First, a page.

Jeff Shantz, Green Syndicalism: An Alternative Red/Green Vision
New York, NY: Syracuse University Press, 2012. ISBN: 978-0815633075.
In this thought provoking book's stated aim of revisiting the intersections between the radical ecology movement and the labour movement there is much to recommend: that the radical ecology movement needs to revisit the role of the working class in any future project of social transformation; that much radical ecology has thrown the baby of the working class out with the bathwater of failed socialism; and the notion that the working class, so used to living within their own economic and social limits, might be the social class best placed to lead a collective attempt to live within our planetary limits. Difficult to disagree with the first two; and the third is enticing.
And for Shantz, it is through the practice of syndicalism, as understood in its French and Spanish forms, that radical ecologists can re-envision their notions of the working class and bring this group into play in building a workable project of social and ecological transformation.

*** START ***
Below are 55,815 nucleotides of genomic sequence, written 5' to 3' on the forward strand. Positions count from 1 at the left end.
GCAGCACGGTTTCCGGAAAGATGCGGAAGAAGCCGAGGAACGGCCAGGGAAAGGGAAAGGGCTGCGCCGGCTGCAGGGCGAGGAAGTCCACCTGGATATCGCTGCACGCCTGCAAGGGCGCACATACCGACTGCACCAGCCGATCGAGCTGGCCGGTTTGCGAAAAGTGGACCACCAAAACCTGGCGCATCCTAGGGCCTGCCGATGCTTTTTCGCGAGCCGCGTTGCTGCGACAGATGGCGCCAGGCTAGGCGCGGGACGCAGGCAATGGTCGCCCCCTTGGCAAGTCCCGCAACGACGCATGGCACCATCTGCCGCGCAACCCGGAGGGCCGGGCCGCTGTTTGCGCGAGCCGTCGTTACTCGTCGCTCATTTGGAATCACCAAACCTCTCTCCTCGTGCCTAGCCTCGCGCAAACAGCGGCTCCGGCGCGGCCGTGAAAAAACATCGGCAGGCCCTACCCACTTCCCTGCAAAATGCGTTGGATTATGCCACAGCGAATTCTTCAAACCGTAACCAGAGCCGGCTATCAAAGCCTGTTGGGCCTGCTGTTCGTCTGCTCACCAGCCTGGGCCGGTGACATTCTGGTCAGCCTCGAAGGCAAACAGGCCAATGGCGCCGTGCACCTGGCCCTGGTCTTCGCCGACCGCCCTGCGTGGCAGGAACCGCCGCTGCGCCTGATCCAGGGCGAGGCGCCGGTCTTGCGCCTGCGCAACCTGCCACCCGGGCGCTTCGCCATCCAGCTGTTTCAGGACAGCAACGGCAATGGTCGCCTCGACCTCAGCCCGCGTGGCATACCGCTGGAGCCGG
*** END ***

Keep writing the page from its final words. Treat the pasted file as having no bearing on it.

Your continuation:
To test his central claim, Shantz gives us one major case study here: the work of Earth First! (EF!) activist Judi Bari in the so called 'timber wars' of Northern California in the late 1980s. In opposing the deforestation of the Redwoods, Bari established the Industrial Workers of the World/Earth First Local 1 group that explicitly reached out to (and drew on the activist experience of) the loggers themselves. At the time, this was a radical departure for a prominent member of EF!, a group which up until that point had equated the loggers with the logging companies, and who had seen both as enemies in the fight to preserve the Redwoods. But Bari suggested that both ecologists and workers would be better served working together, and that 'the destinies of the forest and of the forest workers were inextricable linked' (p. 62).
IWW/EF1 soon gained momentum, organising many different actions and swelling in membership. Moreover, its impact on the hegemony of the logging corporations in the forests was undeniable: the alliance that the group suggested was a 'chilling proposition' (p. 68) not only for the logging companies but also for local and national law enforcement agencies.
Indeed, this case study is Shantz's greatest strength. As an examination of both the need for and the potential strength of a collaboration of ecology and labour, it is illuminating. However...